DECO LEXICON-GRAMMAR TABLES
The methodology named Lexicon-Grammar was proposed by a French linguist Maurice Gross (1934-2002) and has been adopted for French verbal constructions by the LADL/IGM research teams in University Pasris 7/University Paris-Est-Marne-la-Vallee.
The following principle is presupposed: every verb has an almost unique set of syntactical properties. Therefore, each simple sentence struature for a given verb (or more precisely a predicative element such as a verb, an adjective or a predicative noun) should be considered as the basic unit of the study (i.e. subject-verb-objects), and thus as syntactic dictionary entries.
Hence, the research outcome become a syntactic dictionary of all lexical entries (i.e. predicative elements) that include diverse syntatic, distributional and transformational properties presented in a tabular database (binary matrix).
Its construction has led to a remarkable accumulation of linguistic information indispensable for the automatic analysis of natural languages. Due to the lexical idiosyncrazy that has been often underestimated in modern linguistics, syntactic properties of each lexical element need to be systematically examined and described: it is impossible to predict exact syntactic behaviors of a given verb even though its semantic properties are logically described and revealed.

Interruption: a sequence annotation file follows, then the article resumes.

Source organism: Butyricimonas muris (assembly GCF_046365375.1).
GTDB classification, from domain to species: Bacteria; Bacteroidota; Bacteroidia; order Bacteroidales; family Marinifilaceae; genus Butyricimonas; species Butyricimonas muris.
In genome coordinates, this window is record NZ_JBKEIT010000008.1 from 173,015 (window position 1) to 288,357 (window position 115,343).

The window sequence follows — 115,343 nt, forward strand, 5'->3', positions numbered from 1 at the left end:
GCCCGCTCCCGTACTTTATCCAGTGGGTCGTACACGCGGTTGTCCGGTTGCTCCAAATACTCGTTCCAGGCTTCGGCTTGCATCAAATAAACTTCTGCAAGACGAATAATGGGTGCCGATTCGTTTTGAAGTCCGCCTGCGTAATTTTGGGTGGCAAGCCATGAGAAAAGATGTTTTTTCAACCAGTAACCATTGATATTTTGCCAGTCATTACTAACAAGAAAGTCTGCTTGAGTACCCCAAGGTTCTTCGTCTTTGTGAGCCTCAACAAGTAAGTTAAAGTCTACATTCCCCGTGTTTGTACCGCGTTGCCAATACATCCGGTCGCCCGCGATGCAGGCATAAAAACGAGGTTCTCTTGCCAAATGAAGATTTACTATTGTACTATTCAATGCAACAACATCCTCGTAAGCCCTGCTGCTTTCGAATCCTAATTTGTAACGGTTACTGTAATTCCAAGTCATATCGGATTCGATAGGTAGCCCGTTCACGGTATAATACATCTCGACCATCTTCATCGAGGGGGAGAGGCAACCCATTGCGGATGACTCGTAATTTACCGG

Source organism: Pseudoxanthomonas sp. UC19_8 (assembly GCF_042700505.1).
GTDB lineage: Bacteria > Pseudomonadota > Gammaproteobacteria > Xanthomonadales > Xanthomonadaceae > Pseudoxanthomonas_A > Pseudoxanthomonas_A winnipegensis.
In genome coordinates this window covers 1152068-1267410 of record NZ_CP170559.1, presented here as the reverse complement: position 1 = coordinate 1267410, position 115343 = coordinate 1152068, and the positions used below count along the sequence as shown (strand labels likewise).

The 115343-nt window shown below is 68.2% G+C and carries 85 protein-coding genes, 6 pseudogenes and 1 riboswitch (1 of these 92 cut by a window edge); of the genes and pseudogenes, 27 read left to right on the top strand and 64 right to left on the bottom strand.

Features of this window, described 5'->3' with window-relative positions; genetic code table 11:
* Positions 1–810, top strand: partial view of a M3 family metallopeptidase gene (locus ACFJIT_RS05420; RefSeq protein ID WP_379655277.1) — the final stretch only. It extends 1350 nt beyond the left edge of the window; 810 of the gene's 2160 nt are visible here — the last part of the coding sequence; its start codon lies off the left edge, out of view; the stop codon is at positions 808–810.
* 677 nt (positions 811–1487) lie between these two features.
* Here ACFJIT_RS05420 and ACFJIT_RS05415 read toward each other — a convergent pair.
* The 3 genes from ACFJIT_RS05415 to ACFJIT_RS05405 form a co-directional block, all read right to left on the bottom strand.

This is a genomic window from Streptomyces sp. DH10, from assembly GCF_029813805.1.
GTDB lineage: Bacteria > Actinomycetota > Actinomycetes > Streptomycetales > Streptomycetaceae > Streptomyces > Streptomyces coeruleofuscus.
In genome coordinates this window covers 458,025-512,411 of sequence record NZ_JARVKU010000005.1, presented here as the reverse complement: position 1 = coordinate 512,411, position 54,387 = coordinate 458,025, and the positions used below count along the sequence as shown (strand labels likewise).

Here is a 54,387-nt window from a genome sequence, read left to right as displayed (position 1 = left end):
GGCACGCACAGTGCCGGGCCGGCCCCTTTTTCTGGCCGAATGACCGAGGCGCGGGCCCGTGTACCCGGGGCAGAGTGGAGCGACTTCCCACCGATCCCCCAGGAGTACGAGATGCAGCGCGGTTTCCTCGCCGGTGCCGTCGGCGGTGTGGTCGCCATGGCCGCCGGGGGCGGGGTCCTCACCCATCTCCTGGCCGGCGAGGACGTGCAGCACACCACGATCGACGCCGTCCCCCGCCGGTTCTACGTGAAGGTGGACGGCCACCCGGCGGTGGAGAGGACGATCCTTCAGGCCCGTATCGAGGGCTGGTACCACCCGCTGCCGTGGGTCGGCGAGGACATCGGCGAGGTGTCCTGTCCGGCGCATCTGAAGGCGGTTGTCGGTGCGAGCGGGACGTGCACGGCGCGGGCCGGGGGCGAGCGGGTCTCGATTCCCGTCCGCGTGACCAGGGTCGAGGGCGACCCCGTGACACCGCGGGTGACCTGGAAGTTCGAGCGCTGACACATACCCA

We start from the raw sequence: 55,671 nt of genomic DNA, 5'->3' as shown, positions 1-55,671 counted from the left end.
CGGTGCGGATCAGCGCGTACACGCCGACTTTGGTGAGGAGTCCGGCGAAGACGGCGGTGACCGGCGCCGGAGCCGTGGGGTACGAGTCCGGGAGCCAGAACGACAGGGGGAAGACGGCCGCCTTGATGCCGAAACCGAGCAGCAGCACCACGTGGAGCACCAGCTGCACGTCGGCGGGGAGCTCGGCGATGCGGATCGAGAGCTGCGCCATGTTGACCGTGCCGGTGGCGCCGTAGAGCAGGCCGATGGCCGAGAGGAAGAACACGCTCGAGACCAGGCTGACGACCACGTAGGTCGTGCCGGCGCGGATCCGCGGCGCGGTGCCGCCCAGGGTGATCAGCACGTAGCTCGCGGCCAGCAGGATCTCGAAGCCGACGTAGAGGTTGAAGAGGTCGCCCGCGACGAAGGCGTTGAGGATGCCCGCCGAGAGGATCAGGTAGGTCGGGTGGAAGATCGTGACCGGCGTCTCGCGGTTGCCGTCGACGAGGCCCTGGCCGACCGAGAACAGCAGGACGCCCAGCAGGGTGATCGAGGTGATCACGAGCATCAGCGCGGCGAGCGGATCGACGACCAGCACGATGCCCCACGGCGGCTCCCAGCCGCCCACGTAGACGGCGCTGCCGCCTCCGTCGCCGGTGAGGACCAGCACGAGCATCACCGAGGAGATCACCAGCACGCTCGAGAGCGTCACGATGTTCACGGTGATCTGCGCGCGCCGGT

The result descriptions are represented by matrices (tabular forms) where rows correspond to veral entries and columns to syntactical properties.
Gross, Maurice. 1975. Méthodes en syntaxe. Paris: Hermann.
Gross, Maurice. 1984. Lexicon-grammar and the syntactic analysis of French. In Proceedings of the 10th International Conference on Computational Linguistics (COLING' 84), Stanford, CA.
Boons, J.-P.; A. Guillet; Ch. Leclère. 1976. La structure des phrases simples en français: constructions intransitives. Genève: Droz.
Boons, J.-P.; A. Guillet; Ch. Leclère. 1976. La structure des phrases simples en français: constructions transitives. Technical Report of LADL N-6. Paris.
Nam, Jeesun. 1996.